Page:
The best way to understand how TIPS work is to look at an example. Keep in mind that TIPS pay interest semiannually, but for the purposes of simplicity we’ll just look at how the value of the bond changes in each calendar year.
Say the Treasury issues an inflation-protected security with a $1,000 face value and a 3% coupon. In the first year, the investor will receive $30 in two semiannual payments. That year, the CPI increases by 4%. As a result, the face value is adjusted upward to $1040. In Year 2, the investor receives the same 3% coupon but this time it’s based on the new, adjusted face value of $1040.
The result: instead of receiving interest $30, the investor receives interest of $31.20 (.03 times $1040). In Year 3, inflation is only 2%. The face value rises from $1040 to $1060.80, and the interest is $31.82.
This process continues until the bond matures. In this way, TIPS’ payout is made up of two parts – the increase in CPI and the “real yield,” or in other words, the yield above inflation .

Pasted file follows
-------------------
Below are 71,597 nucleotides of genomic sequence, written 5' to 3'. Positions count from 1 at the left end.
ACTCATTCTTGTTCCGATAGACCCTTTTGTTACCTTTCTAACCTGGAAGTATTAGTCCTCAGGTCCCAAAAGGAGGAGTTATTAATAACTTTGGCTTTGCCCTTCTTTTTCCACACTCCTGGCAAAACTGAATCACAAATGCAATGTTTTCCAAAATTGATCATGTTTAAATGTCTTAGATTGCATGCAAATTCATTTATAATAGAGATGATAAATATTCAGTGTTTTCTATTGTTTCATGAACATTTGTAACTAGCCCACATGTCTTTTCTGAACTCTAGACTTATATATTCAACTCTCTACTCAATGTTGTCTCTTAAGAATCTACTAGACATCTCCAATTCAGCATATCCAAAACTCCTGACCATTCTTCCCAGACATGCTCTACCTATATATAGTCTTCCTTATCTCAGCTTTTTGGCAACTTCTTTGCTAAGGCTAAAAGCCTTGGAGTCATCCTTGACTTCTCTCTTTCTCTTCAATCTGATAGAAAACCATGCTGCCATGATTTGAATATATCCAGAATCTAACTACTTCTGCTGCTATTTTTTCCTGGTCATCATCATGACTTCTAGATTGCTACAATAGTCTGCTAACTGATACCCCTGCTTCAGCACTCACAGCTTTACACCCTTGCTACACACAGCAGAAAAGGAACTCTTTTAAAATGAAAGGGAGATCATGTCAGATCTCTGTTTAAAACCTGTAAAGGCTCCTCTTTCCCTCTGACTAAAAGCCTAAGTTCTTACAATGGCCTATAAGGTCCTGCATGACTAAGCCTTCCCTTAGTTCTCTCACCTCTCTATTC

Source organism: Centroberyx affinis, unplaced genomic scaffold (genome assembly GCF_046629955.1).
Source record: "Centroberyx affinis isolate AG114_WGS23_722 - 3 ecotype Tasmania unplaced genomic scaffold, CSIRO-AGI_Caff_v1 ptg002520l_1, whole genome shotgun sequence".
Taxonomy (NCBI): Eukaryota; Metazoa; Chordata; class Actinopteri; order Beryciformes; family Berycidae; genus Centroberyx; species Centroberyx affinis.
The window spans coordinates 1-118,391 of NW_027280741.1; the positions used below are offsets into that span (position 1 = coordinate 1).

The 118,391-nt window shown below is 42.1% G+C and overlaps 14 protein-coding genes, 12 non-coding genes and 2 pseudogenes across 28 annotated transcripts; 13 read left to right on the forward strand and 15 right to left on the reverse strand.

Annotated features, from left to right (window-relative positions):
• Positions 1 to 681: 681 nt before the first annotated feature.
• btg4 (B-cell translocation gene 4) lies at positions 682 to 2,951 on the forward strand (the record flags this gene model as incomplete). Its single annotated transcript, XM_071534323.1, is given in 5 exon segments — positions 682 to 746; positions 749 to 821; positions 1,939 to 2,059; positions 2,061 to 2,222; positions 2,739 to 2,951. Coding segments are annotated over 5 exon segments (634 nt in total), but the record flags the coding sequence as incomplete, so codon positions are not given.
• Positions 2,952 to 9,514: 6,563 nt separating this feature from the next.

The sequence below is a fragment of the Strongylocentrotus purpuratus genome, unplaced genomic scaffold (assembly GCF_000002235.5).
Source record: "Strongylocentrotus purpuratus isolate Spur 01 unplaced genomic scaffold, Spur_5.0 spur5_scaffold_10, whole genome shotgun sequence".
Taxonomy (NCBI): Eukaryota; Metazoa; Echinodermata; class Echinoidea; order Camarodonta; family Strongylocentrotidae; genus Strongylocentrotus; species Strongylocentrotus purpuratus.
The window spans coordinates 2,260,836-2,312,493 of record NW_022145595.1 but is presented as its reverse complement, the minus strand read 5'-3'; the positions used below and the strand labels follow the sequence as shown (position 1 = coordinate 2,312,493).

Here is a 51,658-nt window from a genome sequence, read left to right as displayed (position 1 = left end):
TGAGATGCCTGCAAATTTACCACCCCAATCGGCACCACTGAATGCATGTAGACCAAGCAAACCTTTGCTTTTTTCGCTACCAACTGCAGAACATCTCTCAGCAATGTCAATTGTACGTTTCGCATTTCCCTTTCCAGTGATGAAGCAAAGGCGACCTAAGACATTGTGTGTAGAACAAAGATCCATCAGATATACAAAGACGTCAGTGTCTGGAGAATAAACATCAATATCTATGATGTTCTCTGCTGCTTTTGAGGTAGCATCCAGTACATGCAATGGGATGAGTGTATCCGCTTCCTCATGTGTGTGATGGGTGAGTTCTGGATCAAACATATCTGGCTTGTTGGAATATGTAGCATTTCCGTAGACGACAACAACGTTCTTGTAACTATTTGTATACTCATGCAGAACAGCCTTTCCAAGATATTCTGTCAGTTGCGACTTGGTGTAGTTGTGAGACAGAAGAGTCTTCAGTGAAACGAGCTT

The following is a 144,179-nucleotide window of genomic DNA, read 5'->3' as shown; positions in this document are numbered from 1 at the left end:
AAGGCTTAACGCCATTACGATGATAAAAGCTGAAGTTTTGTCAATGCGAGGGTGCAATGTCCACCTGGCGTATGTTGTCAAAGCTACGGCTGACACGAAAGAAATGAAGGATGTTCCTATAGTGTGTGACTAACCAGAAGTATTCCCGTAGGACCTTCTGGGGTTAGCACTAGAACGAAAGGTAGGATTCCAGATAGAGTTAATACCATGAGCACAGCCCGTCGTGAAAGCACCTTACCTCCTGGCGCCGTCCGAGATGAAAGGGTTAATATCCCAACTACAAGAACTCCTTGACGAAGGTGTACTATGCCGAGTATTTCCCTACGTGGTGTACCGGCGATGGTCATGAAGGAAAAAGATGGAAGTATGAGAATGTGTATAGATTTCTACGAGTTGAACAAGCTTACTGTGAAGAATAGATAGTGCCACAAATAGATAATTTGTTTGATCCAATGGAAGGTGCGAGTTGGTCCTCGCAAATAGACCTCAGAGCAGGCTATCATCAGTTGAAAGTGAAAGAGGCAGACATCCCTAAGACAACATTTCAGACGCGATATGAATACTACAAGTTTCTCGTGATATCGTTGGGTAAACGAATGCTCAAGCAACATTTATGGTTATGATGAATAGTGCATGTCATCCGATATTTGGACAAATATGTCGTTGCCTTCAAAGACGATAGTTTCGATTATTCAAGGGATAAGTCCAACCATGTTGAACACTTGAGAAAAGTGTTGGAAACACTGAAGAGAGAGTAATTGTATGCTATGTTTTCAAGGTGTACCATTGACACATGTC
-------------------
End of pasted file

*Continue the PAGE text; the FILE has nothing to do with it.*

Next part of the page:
Once the bonds mature, investors receive either the adjusted (higher) principal or their original investment, whichever is greater.
Continue Reading Below
As a result, investors cannot receive less than the face value of the bond even in the rare case of deflation (falling prices).
No Free Lunches
TIPS may seem very compelling at first
glance, but there are three issues that investors need to keep in mind:
1) During the life of a TIPS bond, its principal will decline in periods of de flation, or falling CPI.
2) The increase in face value is taxed on a year-by-year basis, which not only eats into the element of inflation protection, but also creates a tax headache. Individual TIPS bonds are therefore more suitable for a non-taxable account.
3) While TIPS don’t carry credit risk – or the risk of a href="http://bonds.about.com/od/TheRisksofInvestinginBonds/a/Bond-Default-Definition-And-Explanation.htm">default by the issuer, in this case the U.S. government – their prices do fluctuate up and down in between their date of issuance and their date of maturity. What’s more, TIPS are highly sensitive to changes in prevailing interest rates. As a result, it’s possible to lose money if you sell a TIPS prior to its maturity – in which case the loss of principal may far outweigh the benefit of inflation protection. If you intend to hold the bond until maturity, however, that isn’t an issue.
Principal fluctuations are much more likely to be an issue if you own a mutual fund or exchange-traded fund (ETF) that invests in TIPS. In this case, rising rates will lead to a substantial decline in the value of the fund’s share price. Unlike an individual bond, there is no set maturity date on a fund, so there is no guarantee of having the full value of your principal returned.